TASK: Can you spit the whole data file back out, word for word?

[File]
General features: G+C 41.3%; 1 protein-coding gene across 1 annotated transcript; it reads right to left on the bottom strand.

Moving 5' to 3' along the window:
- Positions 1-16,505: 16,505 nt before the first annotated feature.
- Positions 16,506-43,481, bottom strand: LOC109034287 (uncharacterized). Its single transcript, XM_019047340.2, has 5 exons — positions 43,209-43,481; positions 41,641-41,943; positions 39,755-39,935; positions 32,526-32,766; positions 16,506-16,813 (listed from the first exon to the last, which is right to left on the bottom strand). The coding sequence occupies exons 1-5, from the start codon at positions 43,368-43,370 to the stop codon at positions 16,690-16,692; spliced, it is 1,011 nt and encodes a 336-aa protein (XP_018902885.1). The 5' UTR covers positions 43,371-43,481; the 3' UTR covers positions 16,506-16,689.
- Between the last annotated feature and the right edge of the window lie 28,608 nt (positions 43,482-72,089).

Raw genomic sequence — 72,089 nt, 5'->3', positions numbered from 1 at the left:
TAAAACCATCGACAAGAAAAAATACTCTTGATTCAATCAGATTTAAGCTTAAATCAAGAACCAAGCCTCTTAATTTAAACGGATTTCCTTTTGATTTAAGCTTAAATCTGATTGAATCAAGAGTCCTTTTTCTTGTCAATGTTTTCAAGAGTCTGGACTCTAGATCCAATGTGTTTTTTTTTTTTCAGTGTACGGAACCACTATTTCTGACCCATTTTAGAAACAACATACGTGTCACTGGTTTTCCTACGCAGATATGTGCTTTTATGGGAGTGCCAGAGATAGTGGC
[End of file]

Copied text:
General features: G+C 41.3%; 1 protein-coding gene across 1 annotated transcript; it reads right to left on the bottom strand.

Moving 5' to 3' along the window:
- Positions 1-16,505: 16,505 nt before the first annotated feature.
- Positions 16,506-43,481, bottom strand: LOC109034287 (uncharacterized). Its single transcript, XM_019047340.2, has 5 exons — positions 43,209-43,481; positions 41,641-41,943; positions 39,755-39,935; positions 32,526-32,766; positions 16,506-16,813 (listed from the first exon to the last, which is right to left on the bottom strand). The coding sequence occupies exons 1-5, from the start codon at positions 43,368-43,370 to the stop codon at positions 16,690-16,692; spliced, it is 1,011 nt and encodes a 336-aa protein (XP_018902885.1). The 5' UTR covers positions 43,371-43,481; the 3' UTR covers positions 16,506-16,689.
- Between the last annotated feature and the right edge of the window lie 28,608 nt (positions 43,482-72,089).

Raw genomic sequence — 72,089 nt, 5'->3', positions numbered from 1 at the left:
TAAAACCATCGACAAGAAAAAATACTCTTGATTCAATCAGATTTAAGCTTAAATCAAGAACCAAGCCTCTTAATTTAAACGGATTTCCTTTTGATTTAAGCTTAAATCTGATTGAATCAAGAGTCCTTTTTCTTGTCAATGTTTTCAAGAGTCTGGACTCTAGATCCAATGTGTTTTTTTTTTTTCAGTGTACGGAACCACTATTTCTGACCCATTTTAGAAACAACATACGTGTCACTGGTTTTCCTACGCAGATATGTGCTTTTATGGGAGTGCCAGAGATAGTGGC